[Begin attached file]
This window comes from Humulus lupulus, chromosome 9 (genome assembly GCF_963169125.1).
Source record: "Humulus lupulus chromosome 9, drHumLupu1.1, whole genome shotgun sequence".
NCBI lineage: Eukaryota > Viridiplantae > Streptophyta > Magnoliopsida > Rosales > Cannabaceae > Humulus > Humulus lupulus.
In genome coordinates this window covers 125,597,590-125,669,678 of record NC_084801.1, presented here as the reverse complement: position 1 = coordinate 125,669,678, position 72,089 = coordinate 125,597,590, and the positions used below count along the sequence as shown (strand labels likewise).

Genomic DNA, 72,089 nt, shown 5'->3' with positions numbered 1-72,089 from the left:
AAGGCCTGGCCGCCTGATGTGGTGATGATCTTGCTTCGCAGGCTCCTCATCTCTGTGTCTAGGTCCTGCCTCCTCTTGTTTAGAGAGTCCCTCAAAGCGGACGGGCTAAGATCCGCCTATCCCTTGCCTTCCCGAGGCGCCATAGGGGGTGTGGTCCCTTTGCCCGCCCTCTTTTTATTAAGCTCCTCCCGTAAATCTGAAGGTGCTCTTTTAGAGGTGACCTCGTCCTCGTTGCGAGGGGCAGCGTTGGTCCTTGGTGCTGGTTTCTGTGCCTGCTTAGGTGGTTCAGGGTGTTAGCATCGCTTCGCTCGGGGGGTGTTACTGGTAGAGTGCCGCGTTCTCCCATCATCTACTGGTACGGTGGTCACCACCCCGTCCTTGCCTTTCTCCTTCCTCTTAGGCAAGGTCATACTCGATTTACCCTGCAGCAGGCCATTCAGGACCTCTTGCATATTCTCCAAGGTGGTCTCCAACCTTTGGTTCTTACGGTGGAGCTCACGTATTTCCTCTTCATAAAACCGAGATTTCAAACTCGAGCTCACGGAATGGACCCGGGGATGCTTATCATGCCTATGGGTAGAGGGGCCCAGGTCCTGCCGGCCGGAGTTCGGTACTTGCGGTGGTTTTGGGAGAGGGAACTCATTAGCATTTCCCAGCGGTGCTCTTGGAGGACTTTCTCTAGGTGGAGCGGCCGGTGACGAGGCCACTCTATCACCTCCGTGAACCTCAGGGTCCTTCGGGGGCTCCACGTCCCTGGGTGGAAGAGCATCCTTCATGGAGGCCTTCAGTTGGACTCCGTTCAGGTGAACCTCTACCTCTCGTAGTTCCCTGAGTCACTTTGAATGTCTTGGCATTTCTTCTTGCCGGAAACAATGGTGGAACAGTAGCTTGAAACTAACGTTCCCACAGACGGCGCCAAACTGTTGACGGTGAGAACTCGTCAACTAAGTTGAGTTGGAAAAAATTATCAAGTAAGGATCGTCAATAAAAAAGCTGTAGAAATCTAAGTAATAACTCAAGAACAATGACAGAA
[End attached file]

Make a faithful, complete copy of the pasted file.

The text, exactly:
This window comes from Humulus lupulus, chromosome 9 (genome assembly GCF_963169125.1).
Source record: "Humulus lupulus chromosome 9, drHumLupu1.1, whole genome shotgun sequence".
NCBI lineage: Eukaryota > Viridiplantae > Streptophyta > Magnoliopsida > Rosales > Cannabaceae > Humulus > Humulus lupulus.
In genome coordinates this window covers 125,597,590-125,669,678 of record NC_084801.1, presented here as the reverse complement: position 1 = coordinate 125,669,678, position 72,089 = coordinate 125,597,590, and the positions used below count along the sequence as shown (strand labels likewise).

Genomic DNA, 72,089 nt, shown 5'->3' with positions numbered 1-72,089 from the left:
AAGGCCTGGCCGCCTGATGTGGTGATGATCTTGCTTCGCAGGCTCCTCATCTCTGTGTCTAGGTCCTGCCTCCTCTTGTTTAGAGAGTCCCTCAAAGCGGACGGGCTAAGATCCGCCTATCCCTTGCCTTCCCGAGGCGCCATAGGGGGTGTGGTCCCTTTGCCCGCCCTCTTTTTATTAAGCTCCTCCCGTAAATCTGAAGGTGCTCTTTTAGAGGTGACCTCGTCCTCGTTGCGAGGGGCAGCGTTGGTCCTTGGTGCTGGTTTCTGTGCCTGCTTAGGTGGTTCAGGGTGTTAGCATCGCTTCGCTCGGGGGGTGTTACTGGTAGAGTGCCGCGTTCTCCCATCATCTACTGGTACGGTGGTCACCACCCCGTCCTTGCCTTTCTCCTTCCTCTTAGGCAAGGTCATACTCGATTTACCCTGCAGCAGGCCATTCAGGACCTCTTGCATATTCTCCAAGGTGGTCTCCAACCTTTGGTTCTTACGGTGGAGCTCACGTATTTCCTCTTCATAAAACCGAGATTTCAAACTCGAGCTCACGGAATGGACCCGGGGATGCTTATCATGCCTATGGGTAGAGGGGCCCAGGTCCTGCCGGCCGGAGTTCGGTACTTGCGGTGGTTTTGGGAGAGGGAACTCATTAGCATTTCCCAGCGGTGCTCTTGGAGGACTTTCTCTAGGTGGAGCGGCCGGTGACGAGGCCACTCTATCACCTCCGTGAACCTCAGGGTCCTTCGGGGGCTCCACGTCCCTGGGTGGAAGAGCATCCTTCATGGAGGCCTTCAGTTGGACTCCGTTCAGGTGAACCTCTACCTCTCGTAGTTCCCTGAGTCACTTTGAATGTCTTGGCATTTCTTCTTGCCGGAAACAATGGTGGAACAGTAGCTTGAAACTAACGTTCCCACAGACGGCGCCAAACTGTTGACGGTGAGAACTCGTCAACTAAGTTGAGTTGGAAAAAATTATCAAGTAAGGATCGTCAATAAAAAAGCTGTAGAAATCTAAGTAATAACTCAAGAACAATGACAGAA